Dropouts give reason to question worth of higher education
When was the last time you attended a lecture and thought, “This is a really productive use of my time?”
The answer is probably never, but even if you’re one of the few that replied with “often,” there’s no reason you couldn’t simply read a textbook and get the same education you do watching a teacher regurgitate PowerPoint slides that haven’t been edited since he or she was hired.
Not only would you be able to learn on your own time, you could save the absurd amount of money it costs to attend college in the first place. And instead of posing as pseudo-adults who still rely on monthly checks from Mommy and Daddy, passing away class time on Facebook or drinking heavily every weekend, you could be advancing your career or making a difference in the world now instead of post-graduation.
Maybe you think that sounds insane or inaccurate, and that people who don’t go to college are often screwed later in life while competing against their “better-educated peers.” But, according to The New York Times, in an article called “Saying No to College,” that’s not really true.
There’s this movie called the Social Network about this thing called Facebook, and the guy who dropped out of college to invent it, Mark Zuckerberg.
Then there’s Bill Gates, another dropout who invented the operating system that’s pretty much responsible for the functionality of millions of computers around the world.
And remember Steve Jobs? He never graduated, instead focusing his efforts towards founding the all-consuming, ever-expanding tech company that is Apple.
But people like those men are the exception, and not the rule, right? For now, maybe, but the Times article also drops a few names you might not have heard of who are off to a similarly lucrative start.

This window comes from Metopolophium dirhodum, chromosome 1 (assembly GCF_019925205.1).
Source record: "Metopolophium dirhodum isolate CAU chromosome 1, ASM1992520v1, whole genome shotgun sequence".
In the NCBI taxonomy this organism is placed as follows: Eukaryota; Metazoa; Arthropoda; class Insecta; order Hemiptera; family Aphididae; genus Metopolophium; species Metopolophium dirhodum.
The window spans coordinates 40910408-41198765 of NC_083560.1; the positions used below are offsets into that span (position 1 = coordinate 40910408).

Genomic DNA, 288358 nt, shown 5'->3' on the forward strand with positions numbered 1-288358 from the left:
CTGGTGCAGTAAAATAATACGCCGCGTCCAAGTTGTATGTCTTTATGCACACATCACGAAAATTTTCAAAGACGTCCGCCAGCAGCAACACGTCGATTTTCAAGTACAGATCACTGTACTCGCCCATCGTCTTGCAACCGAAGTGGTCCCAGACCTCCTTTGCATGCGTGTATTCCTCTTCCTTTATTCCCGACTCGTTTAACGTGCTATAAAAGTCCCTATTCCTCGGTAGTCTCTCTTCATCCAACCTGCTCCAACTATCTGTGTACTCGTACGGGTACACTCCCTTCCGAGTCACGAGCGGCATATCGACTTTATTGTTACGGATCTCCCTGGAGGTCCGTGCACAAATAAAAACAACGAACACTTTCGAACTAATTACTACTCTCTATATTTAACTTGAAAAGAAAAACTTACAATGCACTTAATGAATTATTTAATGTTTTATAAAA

Jack Dorsey and Evan Williams dropped out of college to create Twitter in 2006, and that’s doing pretty well financially. Digg, a social news website, was started by dropout Kevin Rose in 2004, and David Karp, the inventor of Tumblr and a high school dropout, was valued at $800 million in 2011.
There are even more names in the article, and while most of them are making their innovations online, these dropouts are good examples for those questioning the validity of higher education.
If you have an idea to change the world and the drive to make it happen, why spend tens of thousands of dollars on educating yourself when you could instead go straight to making tens of thousands of dollars – and more?
Although some professions, like becoming a doctor, actually require spending time in college in order to obtain a license to practice, higher education and a college degree aren’t always the necessity many make it out to be — especially not when good work experience has proved to be a better teacher all along.